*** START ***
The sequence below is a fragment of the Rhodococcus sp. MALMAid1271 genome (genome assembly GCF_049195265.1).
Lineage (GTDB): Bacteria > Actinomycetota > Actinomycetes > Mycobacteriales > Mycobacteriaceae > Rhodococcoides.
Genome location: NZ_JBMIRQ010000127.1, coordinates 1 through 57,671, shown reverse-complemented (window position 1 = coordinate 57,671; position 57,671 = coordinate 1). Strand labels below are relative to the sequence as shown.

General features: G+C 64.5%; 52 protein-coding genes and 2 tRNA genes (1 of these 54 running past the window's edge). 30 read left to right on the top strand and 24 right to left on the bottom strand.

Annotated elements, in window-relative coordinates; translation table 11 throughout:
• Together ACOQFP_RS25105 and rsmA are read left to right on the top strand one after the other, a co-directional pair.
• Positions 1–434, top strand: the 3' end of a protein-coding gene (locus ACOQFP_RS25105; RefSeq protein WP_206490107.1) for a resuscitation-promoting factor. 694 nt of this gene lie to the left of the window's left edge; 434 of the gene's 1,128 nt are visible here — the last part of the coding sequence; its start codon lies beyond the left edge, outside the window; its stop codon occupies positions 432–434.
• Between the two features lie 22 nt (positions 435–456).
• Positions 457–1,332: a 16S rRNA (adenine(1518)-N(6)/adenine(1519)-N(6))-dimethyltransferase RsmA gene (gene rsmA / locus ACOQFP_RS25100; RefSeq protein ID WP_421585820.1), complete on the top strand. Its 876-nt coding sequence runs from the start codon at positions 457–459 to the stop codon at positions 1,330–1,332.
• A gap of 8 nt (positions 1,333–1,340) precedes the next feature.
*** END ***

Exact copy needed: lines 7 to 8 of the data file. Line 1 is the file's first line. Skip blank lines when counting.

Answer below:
• Positions 1–434, top strand: the 3' end of a protein-coding gene (locus ACOQFP_RS25105; RefSeq protein WP_206490107.1) for a resuscitation-promoting factor. 694 nt of this gene lie to the left of the window's left edge; 434 of the gene's 1,128 nt are visible here — the last part of the coding sequence; its start codon lies beyond the left edge, outside the window; its stop codon occupies positions 432–434.
• Between the two features lie 22 nt (positions 435–456).